A Tipping Point for Australian Payments
For more than 20 years, Australian payment regulators and industry participants have set the agenda for domestic payment-system development.
This collaboration has been the basis for innovation in the Australian payments sector during a time of accelerating change in technology and customer expectations. But, the increasing size of the network, pace of innovation and complexity of delivery means we have likely reached a tipping point for the way we govern and deliver payments in Australia.
"With rapid advances in technology, higher customer expectations and consistent threat of financial crime, concerted effort must be taken to advance the integrity of the payments system"
The continued demand for innovation is challenged by increased risk and downward pressure on cost. While short-term investment stretches and cost-cutting targets are achievable, these measures will ultimately fail unless we replace legacy systems with newer, more secure, resilient, and efficient platforms.
If we don’t address the technical debt of the multiple overlapping payment platforms that has evolved over time, we risk being weighed down by high cost, greater risk, and consumer confusion, instead of confidently building a competitive system that meets our social and economic needs.
The provision of low-cost payments services has been a critical factor in the development of competitive commercial offerings. Maintaining reasonable cost for payments is important, but policy should also consider the need to ensure payments and associated data are protected, along with consumer choice and convenience. A focus on costs alone risks downplaying the integrity of the payments system which requires an accessible, resilient, and trusted network.
For the sector to best serve our customers, we must factor in not only the payment experience, but the integrity of the end-to-end service. In addition to providing a highly accessible and convenient payment capability, the payments system must also address issues of privacy, security, abuse, and financial crime. The complex mix of economic and social priorities requires a level of collaboration and knowledge sharing across the network.
As technology advances, so do scammers. In 2020, Australians lost over $850 million to scams and made over 400,000 scam reports in total. According to the ACCC Scam watch data, the scams causing the most financial harm to Australians in 2020 involved investment, romance, and business email compromise.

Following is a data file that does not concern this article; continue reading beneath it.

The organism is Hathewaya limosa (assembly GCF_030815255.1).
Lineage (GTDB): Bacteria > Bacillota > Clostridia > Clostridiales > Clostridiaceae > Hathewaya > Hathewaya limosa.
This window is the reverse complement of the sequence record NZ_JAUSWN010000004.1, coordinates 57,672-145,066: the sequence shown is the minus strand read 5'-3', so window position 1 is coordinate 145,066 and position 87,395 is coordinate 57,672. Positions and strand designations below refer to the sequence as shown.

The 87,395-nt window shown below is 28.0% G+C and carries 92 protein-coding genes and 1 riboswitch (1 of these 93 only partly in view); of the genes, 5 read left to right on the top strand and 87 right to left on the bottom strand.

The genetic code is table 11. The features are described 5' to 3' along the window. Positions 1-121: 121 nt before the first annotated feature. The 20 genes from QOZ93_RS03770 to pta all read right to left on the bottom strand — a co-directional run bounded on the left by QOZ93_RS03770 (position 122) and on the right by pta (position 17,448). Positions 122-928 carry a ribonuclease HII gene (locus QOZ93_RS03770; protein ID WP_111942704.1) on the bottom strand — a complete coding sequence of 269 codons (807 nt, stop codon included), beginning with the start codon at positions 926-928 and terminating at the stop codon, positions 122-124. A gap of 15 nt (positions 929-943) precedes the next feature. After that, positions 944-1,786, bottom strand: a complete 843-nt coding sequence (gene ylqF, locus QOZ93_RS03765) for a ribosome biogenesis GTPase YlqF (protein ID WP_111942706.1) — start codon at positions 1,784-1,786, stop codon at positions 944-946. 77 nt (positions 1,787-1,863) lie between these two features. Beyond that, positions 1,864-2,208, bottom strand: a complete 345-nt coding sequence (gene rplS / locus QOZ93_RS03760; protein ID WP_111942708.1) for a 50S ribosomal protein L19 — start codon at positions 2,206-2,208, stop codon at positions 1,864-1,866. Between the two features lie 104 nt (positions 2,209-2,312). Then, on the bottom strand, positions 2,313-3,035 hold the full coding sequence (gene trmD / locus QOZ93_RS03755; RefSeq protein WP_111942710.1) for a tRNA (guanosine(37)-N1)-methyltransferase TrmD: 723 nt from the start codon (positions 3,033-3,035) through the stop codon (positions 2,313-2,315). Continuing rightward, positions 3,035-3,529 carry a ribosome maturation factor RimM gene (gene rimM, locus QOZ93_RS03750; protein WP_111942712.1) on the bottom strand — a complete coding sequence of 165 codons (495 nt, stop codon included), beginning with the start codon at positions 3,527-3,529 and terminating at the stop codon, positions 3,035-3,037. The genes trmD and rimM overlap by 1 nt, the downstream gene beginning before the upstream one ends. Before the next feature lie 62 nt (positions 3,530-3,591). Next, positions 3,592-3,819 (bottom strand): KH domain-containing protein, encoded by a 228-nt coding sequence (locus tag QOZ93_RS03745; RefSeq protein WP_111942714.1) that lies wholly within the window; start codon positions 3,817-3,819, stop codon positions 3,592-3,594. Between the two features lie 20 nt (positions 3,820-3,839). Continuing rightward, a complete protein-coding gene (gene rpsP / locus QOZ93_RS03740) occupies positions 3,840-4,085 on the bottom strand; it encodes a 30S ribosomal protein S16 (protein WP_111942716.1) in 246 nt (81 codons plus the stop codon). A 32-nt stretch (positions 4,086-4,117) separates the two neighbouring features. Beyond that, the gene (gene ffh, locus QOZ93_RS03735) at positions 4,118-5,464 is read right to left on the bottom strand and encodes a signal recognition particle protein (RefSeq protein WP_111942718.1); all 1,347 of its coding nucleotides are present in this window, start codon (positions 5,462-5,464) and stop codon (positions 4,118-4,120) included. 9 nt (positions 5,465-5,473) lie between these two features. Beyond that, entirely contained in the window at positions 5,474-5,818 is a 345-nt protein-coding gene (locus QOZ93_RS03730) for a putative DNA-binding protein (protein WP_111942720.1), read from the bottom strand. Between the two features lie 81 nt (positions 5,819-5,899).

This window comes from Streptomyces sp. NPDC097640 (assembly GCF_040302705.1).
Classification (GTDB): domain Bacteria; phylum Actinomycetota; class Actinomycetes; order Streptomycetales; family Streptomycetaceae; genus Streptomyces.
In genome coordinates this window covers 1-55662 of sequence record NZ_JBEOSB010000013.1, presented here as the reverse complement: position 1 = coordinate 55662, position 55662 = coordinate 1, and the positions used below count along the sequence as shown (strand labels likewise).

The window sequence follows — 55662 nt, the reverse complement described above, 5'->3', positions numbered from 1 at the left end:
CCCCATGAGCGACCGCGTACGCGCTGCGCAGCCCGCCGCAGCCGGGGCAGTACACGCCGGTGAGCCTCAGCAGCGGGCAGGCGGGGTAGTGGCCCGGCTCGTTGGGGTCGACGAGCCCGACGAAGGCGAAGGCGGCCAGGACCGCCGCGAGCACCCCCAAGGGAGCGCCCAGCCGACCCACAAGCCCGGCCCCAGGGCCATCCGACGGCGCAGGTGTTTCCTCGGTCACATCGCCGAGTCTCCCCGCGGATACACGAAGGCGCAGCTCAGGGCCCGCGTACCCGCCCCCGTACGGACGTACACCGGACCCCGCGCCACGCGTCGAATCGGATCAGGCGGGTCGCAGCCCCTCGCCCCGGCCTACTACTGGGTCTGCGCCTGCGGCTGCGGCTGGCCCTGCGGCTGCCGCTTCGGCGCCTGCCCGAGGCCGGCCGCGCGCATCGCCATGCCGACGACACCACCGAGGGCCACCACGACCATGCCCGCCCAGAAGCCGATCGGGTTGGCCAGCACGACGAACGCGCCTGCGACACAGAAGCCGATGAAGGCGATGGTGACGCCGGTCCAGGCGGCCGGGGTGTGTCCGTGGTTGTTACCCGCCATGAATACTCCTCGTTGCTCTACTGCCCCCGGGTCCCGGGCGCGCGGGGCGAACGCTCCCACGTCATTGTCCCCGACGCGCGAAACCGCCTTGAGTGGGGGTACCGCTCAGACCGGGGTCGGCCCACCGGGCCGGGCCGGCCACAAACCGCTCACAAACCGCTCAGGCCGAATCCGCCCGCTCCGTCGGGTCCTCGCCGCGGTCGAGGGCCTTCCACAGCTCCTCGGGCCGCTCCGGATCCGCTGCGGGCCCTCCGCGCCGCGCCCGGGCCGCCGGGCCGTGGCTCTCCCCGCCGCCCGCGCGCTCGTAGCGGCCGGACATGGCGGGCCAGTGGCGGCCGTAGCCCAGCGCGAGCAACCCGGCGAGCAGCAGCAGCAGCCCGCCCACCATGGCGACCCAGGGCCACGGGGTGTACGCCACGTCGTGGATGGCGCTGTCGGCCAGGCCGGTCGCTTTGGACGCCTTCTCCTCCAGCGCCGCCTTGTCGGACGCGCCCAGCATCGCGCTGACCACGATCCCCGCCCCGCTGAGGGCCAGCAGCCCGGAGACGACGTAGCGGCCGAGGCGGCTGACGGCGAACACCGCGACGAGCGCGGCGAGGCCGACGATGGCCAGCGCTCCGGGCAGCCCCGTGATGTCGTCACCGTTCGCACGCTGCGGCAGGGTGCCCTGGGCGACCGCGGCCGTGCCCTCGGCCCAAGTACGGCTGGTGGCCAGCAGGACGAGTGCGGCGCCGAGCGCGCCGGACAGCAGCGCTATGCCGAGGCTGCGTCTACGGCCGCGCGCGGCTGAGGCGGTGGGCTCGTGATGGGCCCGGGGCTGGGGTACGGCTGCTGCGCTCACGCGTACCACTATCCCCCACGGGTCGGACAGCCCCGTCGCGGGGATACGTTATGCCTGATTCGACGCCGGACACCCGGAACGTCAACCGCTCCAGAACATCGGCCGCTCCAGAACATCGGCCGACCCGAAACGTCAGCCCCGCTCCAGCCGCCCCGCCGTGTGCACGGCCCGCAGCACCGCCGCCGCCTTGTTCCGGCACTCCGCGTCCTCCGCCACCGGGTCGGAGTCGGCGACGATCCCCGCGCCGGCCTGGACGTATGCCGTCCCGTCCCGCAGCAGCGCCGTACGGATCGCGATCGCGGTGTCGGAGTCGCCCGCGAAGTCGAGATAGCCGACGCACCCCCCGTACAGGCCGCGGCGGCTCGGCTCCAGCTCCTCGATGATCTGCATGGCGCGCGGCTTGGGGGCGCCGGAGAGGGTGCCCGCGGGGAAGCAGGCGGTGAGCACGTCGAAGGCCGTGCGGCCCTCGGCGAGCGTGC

In response, the Australian Payments Network, the Australian Banking Association, Australian Financial Crimes Exchange and IDCARE, Australia and New Zealand’s national identity and cyber support service, will work together to counteract payment scams targeting Australian consumers and businesses.
This collaboration will take a whole-of-economy approach to scams, moving the focus ‘upstream’ to scammers targeting consumers, and supporting repeat scam victims.
Furthermore, we cannot afford to think about payments domestically without considering the global landscape. Technology advancements are global, and fraudsters and scammers work internationally.
Digital assets and currencies move easily across borders and outside of the existing systems. The old ways of ensuring the system is secure, reliable, stable, equitable and convenient will not necessarily continue to work.
As each jurisdiction considers its treatment of digital assets and how they are regulated, it must also engage across borders on protection and clear liability frameworks that may be applied regardless of where the parties to the transactions reside.
With rapid advances in technology, higher customer expectations and consistent threat of financial crime, concerted effort must be taken to advance the integrity of the payments system.
The industry is moving to 24/7 payment processing, richer payment data, real-time domestic and cross-border settlement. Solutions like PayID and BPAY will enable confirmation of payee details, going a long way to tackle business email compromise scams.
Screening for AML/CTF compliance will improve with the richer ISO20022 message standards, with further uplift potential to come from emerging digital identity solutions. A government-led transformation of the Australian payments system, alongside its strategy for an open-data economy, will seek to take Australian payments to the next level.
But continued development of new systems without decommissioning old one will increase complexity and risk, and deplete our ability to invest in new, future-proofed solutions. If the industry continues to enhance modern infrastructure like the New Payments Platform, consumers and businesses may see less value in using cheque or direct-entry systems.
Newer alternatives will offer higher protection from fraud, faster access to funds, richer data, and greater levels of visibility and control. And efficiencies gained will free up resources necessary to uplift Australia’s payments system, for the benefit of all Australians.